networking basics, directory structure, the file system, and drive mapping. Students will learn to establish network connections, recognize and locate directory services components, create user objects, and use utilities to manage files, directories, and volumes.

CS 505. Advanced Software Methodology — (3 units)
Prerequisites: Graduate Standing, CS 413 Programming Languages and Software Methodology or equivalent.
An examination of the critical problems underlying the specification, design, development and evaluation of large software systems.

CS 506. Advanced Computer Architecture — (3 units)
Prerequisite: CS 504 Communications and Networking.
Analysis and evaluation of individual computers, networks of computers and the programs which support their operation. Emphasis on the comparison of various architectures, their benefits and drawbacks.

CS 507. Computer System Security — (3 units)
Prerequisite: CS 506 Advanced Computer Architecture.
This course provides an overview of issues in security of organizational information systems. Without their information technologies, many present-day organizations would fail within days. Even a few hours of partial loss is extremely expensive. Disruption of computer-based information systems costs business enterprises millions of dollars each year. Information systems security ostensibly regards hazards intentionally posed by disgruntled workers, juvenile vandals, or industrial spies. In practice, however, security management considers both intentional and accidental hazards because they are equally mitigated by the same protective measures.

The course will survey issues of hazard including errors, acts-of-nature, assault, falsification, malicious code (viruses and worms), cracking (hacking), fraud, espionage and vandalism. Also surveyed will be issues of safeguard such as access control, encryption, virus protection, and backup recovery; and issues of risk management such as risk analysis, safeguard design, password management and disaster recovery planning. The course will consider selected technologies more closely such as encryption, operating systems security, and telecommunications network security. Related topical issues of particular interest will include the special responsibility of computer professionals regarding the privacy of personal information and the growing abuse of communications networks (“phreaking”).

CS 508. Distributed and Real-Time Systems — (3 units)
Prerequisite: CS 506 Advanced Computer Architecture.
A study of the architectures and operating systems capable of supporting distributed computing. An examination of the issues involved in the design and subsequent implementation of such systems. Applications of this architecture in real-time system design and maintenance.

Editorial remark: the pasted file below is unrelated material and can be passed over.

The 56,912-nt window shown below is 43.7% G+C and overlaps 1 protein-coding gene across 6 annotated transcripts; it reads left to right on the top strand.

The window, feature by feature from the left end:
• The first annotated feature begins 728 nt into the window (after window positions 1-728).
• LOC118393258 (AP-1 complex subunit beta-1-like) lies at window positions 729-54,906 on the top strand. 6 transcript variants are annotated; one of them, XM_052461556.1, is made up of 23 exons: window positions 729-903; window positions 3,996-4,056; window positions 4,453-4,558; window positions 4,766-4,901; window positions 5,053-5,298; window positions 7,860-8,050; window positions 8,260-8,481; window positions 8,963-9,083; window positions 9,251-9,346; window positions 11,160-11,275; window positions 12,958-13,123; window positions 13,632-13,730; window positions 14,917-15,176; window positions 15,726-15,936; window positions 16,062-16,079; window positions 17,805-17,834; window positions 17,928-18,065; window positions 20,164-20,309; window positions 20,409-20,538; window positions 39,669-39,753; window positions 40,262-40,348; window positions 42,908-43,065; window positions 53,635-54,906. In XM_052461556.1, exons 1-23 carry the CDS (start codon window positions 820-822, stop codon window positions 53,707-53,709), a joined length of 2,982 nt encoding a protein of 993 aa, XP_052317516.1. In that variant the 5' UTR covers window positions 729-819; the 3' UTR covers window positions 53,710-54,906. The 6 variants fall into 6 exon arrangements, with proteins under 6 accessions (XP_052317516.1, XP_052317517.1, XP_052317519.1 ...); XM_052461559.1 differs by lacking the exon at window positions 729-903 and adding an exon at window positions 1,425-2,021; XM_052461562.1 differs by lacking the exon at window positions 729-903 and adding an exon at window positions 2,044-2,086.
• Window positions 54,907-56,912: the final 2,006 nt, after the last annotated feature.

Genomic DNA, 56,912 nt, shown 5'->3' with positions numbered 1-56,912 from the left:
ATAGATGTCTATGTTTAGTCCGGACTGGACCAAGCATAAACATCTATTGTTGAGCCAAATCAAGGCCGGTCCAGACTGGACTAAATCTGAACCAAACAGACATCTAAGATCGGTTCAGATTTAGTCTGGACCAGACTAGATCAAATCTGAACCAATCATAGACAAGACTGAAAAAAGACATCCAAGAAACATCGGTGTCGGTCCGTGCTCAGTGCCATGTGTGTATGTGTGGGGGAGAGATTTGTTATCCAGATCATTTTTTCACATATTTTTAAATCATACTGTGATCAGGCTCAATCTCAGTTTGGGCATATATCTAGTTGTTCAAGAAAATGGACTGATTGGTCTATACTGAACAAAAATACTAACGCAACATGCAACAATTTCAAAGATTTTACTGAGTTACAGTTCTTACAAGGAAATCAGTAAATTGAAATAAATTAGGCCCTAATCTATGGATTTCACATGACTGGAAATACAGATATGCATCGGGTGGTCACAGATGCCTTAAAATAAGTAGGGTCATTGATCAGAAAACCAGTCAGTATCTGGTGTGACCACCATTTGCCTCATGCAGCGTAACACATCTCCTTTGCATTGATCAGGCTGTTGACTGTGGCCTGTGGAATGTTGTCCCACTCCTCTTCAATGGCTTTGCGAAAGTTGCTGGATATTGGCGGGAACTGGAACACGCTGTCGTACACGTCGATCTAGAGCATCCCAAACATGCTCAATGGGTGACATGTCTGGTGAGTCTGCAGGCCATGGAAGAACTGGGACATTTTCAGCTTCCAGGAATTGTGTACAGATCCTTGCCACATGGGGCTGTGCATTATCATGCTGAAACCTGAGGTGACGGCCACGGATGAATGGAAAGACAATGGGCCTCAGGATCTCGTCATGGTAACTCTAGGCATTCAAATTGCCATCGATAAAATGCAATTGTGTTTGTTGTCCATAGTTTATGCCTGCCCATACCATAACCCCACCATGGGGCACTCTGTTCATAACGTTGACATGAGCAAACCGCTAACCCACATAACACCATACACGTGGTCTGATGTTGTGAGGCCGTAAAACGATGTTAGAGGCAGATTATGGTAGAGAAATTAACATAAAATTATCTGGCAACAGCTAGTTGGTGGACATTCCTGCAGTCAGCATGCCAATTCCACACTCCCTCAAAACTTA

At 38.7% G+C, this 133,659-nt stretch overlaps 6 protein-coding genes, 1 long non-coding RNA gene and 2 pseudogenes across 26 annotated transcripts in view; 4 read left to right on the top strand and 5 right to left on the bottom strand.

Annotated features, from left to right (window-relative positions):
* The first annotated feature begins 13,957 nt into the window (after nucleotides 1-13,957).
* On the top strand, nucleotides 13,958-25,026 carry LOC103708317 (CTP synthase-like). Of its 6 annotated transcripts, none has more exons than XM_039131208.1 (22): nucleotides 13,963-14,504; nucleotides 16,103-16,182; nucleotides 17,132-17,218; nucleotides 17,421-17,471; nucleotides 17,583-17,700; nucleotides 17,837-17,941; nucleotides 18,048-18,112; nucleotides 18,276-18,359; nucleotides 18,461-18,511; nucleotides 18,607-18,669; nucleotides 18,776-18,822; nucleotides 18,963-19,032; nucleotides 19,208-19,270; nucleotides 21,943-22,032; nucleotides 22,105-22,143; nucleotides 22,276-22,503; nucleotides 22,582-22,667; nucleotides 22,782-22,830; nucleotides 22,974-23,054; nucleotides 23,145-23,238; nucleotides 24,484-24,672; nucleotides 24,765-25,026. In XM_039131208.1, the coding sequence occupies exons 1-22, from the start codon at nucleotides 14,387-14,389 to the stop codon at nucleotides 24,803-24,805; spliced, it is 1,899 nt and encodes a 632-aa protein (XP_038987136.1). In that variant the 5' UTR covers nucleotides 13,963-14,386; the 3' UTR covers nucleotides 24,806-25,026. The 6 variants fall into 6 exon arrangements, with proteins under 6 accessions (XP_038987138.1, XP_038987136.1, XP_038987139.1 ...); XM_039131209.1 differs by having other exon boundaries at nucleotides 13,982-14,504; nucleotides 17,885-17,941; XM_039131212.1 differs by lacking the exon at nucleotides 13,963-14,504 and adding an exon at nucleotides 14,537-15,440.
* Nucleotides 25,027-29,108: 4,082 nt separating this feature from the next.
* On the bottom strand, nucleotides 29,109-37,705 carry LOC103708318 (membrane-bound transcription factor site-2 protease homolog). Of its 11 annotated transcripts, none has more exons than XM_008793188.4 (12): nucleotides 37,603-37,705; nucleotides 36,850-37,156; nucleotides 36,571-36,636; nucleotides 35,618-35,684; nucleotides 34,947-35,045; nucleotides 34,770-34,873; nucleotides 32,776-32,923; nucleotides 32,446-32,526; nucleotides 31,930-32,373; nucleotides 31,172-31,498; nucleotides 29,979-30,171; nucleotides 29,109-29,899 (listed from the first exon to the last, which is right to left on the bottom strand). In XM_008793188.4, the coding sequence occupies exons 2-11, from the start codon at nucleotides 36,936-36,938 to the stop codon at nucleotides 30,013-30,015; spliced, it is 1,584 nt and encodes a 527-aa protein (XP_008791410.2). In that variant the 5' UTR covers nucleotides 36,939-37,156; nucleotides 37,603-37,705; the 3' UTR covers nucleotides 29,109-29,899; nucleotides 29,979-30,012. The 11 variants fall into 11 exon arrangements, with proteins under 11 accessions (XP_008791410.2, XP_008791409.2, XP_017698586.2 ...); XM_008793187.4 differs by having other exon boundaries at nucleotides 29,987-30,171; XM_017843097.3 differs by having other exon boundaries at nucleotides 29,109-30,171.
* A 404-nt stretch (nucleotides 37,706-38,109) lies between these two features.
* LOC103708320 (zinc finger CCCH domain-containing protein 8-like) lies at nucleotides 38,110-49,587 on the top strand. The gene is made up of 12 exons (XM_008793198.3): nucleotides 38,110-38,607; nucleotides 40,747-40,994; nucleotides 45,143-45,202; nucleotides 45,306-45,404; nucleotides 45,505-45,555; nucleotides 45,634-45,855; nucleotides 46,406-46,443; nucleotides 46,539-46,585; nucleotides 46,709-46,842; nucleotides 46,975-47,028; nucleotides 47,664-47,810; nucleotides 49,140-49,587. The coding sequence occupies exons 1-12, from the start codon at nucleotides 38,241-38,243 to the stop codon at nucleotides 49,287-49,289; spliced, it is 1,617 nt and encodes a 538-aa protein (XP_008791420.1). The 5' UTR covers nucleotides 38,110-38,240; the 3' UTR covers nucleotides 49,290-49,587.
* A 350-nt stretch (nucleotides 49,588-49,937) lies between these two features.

CS 509. System Performance Analysis — (3 units)
Prerequisite: CS 506 Advanced Computer Architecture.
An introduction to the techniques used to evaluate a hardware system. Techniques used to evaluate computer hardware architecture, vector and multiprocessor architectural design, mass storage device characteristics, memory hierarchy design and interconnection devices are presented.

CS 510. Advanced Network Topology — (3 units)
Prerequisites: CS 502 Advanced Operating Systems, CS 504 Communications and Networking.
This course provides an overview of issues in advanced network topology. Design and analysis of high-speed networks and their protocols. Topics include: multimedia services integrating voice, data, image and video signals, various switching techniques including synchronous transfer modes. ATM network traffic control, ATM experimental networks, high speed LANs/MANs and internetworking with high speed networks.

CS 511. Distributed and Parallel Programming Constructs — (3 units)
Prerequisite: CS 504 Communications and Networking.
This course introduces you to Multithreading techniques. It deals primarily with Programming Architecture. It presents an overview of Symmetric processing, NUMA System and the different subsystems that come into play in programming on local and virtual machines. You will learn to “navigate” through the Clusters, to follow the traffic in Networking Programming, to work with parallel application, and distinguish the steps and processes of the Router.

CS 512. Software Performance Evaluation — (3 units)
Prerequisite: CS 505 Advanced Software Methodology.
Introduction to the techniques which predict and verify the quality of performance of a hardware/software system. Examination of the measures of software performance such as execution time, utilization of resources, and cost-to-performance ratios. Presentation of approaches to building models to capture their performance features of a real system.